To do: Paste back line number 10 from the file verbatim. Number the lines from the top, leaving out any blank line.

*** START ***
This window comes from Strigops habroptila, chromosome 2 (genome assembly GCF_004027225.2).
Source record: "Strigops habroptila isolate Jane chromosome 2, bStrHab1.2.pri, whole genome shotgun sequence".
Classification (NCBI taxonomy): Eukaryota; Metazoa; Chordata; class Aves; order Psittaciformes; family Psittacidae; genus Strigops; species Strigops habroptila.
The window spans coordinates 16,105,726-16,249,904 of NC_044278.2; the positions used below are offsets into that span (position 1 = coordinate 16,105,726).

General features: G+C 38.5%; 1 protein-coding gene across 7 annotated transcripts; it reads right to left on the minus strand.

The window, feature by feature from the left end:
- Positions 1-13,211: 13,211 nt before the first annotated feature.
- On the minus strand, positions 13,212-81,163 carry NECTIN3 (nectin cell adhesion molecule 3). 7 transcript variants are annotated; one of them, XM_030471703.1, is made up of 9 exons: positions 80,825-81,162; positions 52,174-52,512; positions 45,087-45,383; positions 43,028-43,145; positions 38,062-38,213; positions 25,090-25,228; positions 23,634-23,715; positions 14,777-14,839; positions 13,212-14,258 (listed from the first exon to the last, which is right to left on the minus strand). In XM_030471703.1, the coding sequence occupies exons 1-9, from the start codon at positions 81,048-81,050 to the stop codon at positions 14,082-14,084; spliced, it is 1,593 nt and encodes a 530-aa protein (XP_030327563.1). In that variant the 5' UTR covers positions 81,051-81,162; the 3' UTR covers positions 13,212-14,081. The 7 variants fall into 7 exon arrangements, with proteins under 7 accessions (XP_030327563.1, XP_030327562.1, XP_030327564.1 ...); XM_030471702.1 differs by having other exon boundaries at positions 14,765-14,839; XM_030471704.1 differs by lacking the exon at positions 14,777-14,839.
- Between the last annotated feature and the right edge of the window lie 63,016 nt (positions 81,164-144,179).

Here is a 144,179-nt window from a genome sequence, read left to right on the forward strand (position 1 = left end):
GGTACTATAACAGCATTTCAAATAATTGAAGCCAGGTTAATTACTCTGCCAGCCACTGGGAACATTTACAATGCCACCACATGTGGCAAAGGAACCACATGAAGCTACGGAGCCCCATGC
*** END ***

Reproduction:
Here is a 144,179-nt window from a genome sequence, read left to right on the forward strand (position 1 = left end):